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Focus moves back to original fire hall site north of library PDF Print E-mail

■ Council, mayor deal with several nuisance issues. PAGE A2.

Coop property off table; city, rural fire board to meet again Monday

By Jan Schultz

The Imperial Republican

Members of the city council and rural fire board set a special joint meeting for Monday night, as they continue to hash out details on shared costs for operation of the Imperial Volunteer Fire Department.
A Sept. 1 deadline is also looming to get the necessary paperwork in for a November bond issue vote, when city taxpayers will be asked to approve bonds to pay for building costs.
Discussion of a new fire hall the past two years started the city’s discussion of more financial support from the rural fire district toward the building cost as well as other aspects of IVFD’s operation.
An offer of 40 percent toward cost of the new structure, not to exceed $500,000, has been offered by the rural board. Currently, the city has 100 percent responsibility for housing all fire equipment.
On Monday’s joint meeting agenda there will be a revised interlocal agreement and fire hall design and costs.
They also hope to have the construction manager, BD Construction of Kearney, available by teleconference.
The meeting is set for 7 p.m. in the city council chambers.
At the council’s July 21 meeting, rural fire board member Mike Bauerle indicated the rural board would probably not financially support the fire hall construction if built north of the library due to safety concerns they had.
An offer of Frenchman Valley Coop property at 3rd and Broadway, four blocks south of the proposed site, was suggested by the rural board.
But the lot the coop had offered to donate is not large enough to accommodate the new fire hall. Fire Chief Nick Schultz learned this Monday that additional land would not be available there, which takes the coop property out of consideration now.
With that revelation, rural board members at Monday’s council meeting, Pete Dillan and Steve Wallin, said their board would financially support at 40 percent (max $500,000) the costs to build the new fire hall if built north of the library.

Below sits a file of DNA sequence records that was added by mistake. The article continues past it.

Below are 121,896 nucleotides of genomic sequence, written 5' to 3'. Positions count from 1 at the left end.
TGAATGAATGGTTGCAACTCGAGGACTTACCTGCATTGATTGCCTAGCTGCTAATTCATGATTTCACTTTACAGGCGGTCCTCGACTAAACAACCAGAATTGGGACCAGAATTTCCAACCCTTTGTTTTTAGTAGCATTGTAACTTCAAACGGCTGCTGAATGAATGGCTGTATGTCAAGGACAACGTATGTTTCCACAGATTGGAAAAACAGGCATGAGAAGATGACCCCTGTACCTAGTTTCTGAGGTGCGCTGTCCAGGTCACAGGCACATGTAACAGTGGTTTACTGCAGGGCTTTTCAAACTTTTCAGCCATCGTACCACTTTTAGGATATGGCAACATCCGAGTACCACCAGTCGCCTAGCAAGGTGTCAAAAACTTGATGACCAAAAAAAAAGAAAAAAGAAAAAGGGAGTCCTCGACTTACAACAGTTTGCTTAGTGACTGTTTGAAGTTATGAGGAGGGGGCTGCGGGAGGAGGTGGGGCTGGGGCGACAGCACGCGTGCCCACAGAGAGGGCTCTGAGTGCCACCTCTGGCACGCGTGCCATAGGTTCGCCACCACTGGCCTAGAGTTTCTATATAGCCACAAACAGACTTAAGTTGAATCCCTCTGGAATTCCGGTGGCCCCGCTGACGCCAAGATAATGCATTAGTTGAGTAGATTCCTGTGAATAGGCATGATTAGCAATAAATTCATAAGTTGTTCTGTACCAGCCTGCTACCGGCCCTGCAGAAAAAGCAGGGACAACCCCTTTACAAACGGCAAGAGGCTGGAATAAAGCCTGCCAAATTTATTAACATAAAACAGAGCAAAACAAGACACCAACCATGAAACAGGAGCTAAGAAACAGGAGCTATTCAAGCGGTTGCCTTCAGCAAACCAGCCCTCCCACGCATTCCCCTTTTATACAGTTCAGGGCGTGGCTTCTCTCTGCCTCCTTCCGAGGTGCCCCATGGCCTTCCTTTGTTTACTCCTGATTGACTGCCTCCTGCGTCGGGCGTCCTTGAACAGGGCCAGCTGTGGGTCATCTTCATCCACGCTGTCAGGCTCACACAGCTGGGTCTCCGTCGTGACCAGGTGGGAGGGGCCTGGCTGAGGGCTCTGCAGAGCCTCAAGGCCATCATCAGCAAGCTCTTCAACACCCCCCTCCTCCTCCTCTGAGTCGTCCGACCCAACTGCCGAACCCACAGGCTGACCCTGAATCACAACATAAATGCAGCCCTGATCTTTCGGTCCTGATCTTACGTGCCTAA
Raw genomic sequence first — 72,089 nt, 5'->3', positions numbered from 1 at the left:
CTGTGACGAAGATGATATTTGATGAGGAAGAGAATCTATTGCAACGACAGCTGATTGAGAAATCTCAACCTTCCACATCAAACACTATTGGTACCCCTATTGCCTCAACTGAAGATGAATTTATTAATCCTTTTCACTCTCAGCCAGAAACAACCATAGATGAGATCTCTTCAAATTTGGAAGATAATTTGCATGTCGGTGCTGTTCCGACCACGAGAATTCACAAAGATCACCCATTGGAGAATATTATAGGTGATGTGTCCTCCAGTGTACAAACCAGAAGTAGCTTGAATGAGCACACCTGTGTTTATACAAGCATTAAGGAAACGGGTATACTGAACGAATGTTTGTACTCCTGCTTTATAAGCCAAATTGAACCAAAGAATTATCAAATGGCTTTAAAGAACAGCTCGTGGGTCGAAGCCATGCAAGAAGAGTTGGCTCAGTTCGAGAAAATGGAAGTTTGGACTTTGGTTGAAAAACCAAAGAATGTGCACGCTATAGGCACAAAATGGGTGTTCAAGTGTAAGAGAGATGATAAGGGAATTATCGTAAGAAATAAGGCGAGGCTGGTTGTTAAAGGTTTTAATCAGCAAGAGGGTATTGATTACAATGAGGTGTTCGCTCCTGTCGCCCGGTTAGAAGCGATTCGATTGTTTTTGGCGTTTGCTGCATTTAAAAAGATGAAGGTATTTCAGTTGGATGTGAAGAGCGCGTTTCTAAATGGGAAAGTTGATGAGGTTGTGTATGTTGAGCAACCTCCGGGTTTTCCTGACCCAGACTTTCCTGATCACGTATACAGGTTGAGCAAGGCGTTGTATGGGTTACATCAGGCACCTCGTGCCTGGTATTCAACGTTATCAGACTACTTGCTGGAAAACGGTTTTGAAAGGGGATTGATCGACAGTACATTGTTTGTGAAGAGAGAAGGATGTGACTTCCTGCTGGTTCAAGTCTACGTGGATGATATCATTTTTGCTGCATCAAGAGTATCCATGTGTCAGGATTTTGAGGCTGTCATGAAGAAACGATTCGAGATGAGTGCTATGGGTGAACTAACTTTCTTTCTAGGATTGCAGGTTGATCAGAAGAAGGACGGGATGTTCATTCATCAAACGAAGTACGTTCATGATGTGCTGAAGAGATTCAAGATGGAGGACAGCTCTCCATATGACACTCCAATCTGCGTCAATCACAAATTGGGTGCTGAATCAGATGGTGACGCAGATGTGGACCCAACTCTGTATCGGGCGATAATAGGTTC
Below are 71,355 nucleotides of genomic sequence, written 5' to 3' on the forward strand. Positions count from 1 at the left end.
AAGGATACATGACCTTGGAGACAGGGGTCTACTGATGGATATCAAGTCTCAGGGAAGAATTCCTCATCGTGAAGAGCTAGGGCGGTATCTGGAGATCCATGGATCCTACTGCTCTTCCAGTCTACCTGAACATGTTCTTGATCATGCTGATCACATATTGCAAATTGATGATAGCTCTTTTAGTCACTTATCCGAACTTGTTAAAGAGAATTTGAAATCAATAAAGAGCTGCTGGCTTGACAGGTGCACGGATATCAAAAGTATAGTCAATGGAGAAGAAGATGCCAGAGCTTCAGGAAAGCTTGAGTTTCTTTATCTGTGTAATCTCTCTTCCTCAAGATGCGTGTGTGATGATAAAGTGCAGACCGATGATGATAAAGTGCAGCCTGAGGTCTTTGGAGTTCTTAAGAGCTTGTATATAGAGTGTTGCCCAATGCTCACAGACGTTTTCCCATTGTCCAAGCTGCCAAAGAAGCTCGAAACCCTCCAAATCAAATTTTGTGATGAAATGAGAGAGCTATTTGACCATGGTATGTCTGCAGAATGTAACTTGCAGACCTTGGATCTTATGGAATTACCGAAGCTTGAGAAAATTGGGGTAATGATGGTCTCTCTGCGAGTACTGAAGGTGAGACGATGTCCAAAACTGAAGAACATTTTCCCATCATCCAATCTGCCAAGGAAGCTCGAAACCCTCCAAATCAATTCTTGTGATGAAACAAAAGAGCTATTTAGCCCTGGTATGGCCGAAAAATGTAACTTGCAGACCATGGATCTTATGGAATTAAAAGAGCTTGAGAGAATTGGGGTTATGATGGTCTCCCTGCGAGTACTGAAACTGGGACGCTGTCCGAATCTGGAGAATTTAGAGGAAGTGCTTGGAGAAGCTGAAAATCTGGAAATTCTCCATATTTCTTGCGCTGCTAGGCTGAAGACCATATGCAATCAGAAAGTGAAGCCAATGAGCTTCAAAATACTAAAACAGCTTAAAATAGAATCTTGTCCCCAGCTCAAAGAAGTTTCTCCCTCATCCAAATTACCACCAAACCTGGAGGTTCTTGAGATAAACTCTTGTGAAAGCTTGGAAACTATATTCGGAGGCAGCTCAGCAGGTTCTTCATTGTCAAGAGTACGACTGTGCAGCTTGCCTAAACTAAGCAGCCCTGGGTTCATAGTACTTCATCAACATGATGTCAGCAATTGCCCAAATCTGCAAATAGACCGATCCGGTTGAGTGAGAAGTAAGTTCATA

Based on a 2005 interlocal agreement, the city has responsibility to house the fire equipment separately owned by the city and rural districts.
The agreement states the city will provide fire barn space for rural equipment including “one pumper, two tankers, one quick attack unit and one jointly-owned command vehicle.” Since then, three additional pieces of rural equipment have been added—another tanker purchased through the Forest Service, a second quick attack unit and dive rescue equipment.
In addition to the fact both city and rural trucks are being built longer and wider, the additional equipment has stressed building space at the current fire hall.
Since talk of a new hall started, several sites have been considered, but a council vote June 16 approved the land north of the library.
Much of the meeting time in recent months has also centered on a suburban fire district, in which the two fire districts would become one.
All that has delayed movement toward a bond issue vote which will ask city voters to support funding the fire hall. Originally it was hoped the vote could be included in the May 2014 Primary.